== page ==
Samsung UND6400 review: Samsung UND6400

Samsung as usual provides one of the best picture-adjustment suites for both 2D and 3D sources, delivering extras that many TVs lack like adjustable custom dejudder, a 10-point grayscale, and color management.

When this review first posted we wrote that picture settings can't be adjusted in Netflix, but that's incorrect. Calling up the Tools menu and then pressing the main menu button brings up picture adjustments in Netflix. Vudu's picture can also be adjusted, although we didn't try other services.

3D settings are the same as last year, and provide plenty of control as well. You can use the 2D-to-3D conversion system with streaming services and other sources we tried.

The new picture settings retain plenty of advanced options.

HDMI inputs 4 Component video inputs 1
Composite video input(s) 1 VGA-style PC input(s) 1
USB port 3 Ethernet (LAN) port Yes

Like past superthin Samsung TVs, the D6400 doesn't have many analog connections and those it does have include require breakout cables (included). We'd like to see a headphone jack, but the third USB port might make up for that lack if you're using the Wi-Fi dongle and you like to stream media via USB.

HDMI gets precedence while analog connections are scarce and require breakout cables.

All told the Samsung UND6400 is one of the better-performing edge-lit, LED-based LCDs we've tested, delivering solid black-level performance and very accurate color in bright areas, as well as excellent video processing. Sticklers for uniformity and off-angle viewing will be disappointed, as usual, and of course we found its glossy screen finish a liability in bright rooms. One pleasant surprise, however, was 3D performance, which seems much improved over last year even on this 120Hz model, albeit still not as good as on the best plasmas.

In default Movie mode the Samsung was characteristically accurate enough, delivering a relatively smooth grayscale overall, albeit a bit minus-red, and gamma that came close to our target. Calibration improved matters even further, thanks to the 10-point system and the extensive CMS, which worked very well. The latter was particularly helpful because luminance of the primary red in the default Auto color mode was significantly brighter than it should be. For our image quality tests we checked out "Hereafter" on Blu-ray.

Comparison models (details)
Sony KDL-46EX720 46-inch edge-lit LED-based LCD
LG 47LW5600 47-inch edge-lit local dimming LED-based LCD
Samsung UN46C6500 46-inch edge-lit LED-based LCD
Samsung LN46C630 46-inch LCD
Vizio XVT553SV 55-inch full-array local dimming LED-based LCD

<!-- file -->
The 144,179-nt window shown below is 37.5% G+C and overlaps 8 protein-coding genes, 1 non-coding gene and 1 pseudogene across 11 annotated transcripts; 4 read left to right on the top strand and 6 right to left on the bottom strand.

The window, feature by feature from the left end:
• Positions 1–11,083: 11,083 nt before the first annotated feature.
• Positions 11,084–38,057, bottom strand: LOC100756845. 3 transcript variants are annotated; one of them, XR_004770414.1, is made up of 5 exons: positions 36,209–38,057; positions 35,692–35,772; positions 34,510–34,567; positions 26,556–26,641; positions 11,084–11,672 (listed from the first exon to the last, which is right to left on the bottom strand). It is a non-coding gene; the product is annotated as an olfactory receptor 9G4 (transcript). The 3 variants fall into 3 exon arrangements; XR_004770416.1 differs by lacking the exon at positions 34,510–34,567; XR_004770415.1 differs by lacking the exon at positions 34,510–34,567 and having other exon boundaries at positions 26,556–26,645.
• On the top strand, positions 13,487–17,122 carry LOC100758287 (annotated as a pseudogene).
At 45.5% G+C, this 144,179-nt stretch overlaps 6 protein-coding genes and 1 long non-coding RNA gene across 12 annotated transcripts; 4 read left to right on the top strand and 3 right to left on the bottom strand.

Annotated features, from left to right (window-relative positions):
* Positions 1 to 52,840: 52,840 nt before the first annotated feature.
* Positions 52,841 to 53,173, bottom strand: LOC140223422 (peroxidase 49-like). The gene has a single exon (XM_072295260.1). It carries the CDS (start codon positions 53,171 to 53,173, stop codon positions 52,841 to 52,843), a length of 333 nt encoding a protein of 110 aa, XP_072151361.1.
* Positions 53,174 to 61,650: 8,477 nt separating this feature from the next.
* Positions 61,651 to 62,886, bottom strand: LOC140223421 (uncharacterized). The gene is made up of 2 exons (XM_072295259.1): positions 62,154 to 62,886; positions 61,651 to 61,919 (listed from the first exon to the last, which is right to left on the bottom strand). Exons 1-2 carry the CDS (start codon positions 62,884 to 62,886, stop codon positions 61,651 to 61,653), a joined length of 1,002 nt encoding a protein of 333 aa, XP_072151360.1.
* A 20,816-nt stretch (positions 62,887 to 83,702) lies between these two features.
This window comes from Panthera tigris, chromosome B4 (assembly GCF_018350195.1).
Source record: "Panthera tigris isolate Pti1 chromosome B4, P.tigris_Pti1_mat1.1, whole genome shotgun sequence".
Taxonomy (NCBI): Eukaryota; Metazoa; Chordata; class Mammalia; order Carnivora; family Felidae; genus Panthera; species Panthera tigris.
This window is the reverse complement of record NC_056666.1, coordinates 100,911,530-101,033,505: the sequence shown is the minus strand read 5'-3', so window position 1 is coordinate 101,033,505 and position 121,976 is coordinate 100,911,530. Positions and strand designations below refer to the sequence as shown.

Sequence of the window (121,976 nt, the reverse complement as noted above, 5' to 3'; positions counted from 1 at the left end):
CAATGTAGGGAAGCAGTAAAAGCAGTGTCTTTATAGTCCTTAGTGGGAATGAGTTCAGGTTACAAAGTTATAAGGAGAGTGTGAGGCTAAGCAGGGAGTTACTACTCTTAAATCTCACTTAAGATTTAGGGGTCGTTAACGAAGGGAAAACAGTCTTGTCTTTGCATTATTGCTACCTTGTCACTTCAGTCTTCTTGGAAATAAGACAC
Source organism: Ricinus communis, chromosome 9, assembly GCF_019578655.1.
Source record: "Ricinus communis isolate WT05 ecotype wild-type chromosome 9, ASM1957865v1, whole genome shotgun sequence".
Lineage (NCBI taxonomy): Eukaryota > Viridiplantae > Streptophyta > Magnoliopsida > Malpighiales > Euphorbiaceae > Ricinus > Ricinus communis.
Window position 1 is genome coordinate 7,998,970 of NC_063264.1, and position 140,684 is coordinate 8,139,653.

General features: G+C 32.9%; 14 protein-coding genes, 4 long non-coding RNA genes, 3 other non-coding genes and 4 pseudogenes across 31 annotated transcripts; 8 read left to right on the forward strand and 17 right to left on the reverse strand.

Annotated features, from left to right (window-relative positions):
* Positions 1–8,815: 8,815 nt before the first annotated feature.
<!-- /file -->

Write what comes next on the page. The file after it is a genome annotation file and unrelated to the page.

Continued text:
Panasonic TC-P50ST30 50-inch plasma
Pioneer PRO-111FD 50-inch plasma

Black level: The Samsung UND6400 showed a darker shade of black than the Sony and the LG, and about the same as the Panasonic and the other two Samsungs, making it one of the better edge-lit LEDs we've tested in this category. As expected it couldn't compete with the Pioneer or the Vizio, however. The dark apartment in Chapter 2 of "Hereafter" provided a good test, and the D6400 reproduced the letterbox bars and people's silhouettes with relative realism. Shadow detail was a strength, surpassing the older Samsungs, the LG, and the Panasonic at properly resolving areas like George's darkened hairline.

Our major complaint in this area had to do with the D6400's penchant for turning its backlight off completely during some fade-outs, which can be distracting. One example occurred at the 6:48 mark, after Marie drowns in the tsunami--none of the other displays, including the C6500, showed similar backlight turn-off.

Color accuracy: Like many LCDs, the Samsung's main color weakness appeared in near-black and dark areas, which were tinged blue--it was as noticeable as on the Sony and worse than on most of the others. In brighter areas colors were exemplary, however, and even better than the Sony in the pre-tsunami, sunlit market from Chapter 1, for example, with its natural-looking leaves, fabrics, and skin tones. Overall we'd rate the D6400 a bit below the Pioneer and Vizio in this category, and better than the others, including the C6500.

Video processing: As usual we really appreciated Samsung's ability to adjust dejudder to preserve the cadence of film while reducing blurring. In our tests it handled 1080p/24 properly in Custom mode with Judder reduction set at zero and delivered full motion resolution with blur reduction at 10. A variety of other settings are available if you like some smoothing introduced, and all of them preserved the excellent motion resolution (although, as usual, the benefits of said preservation were very difficult to see in most material).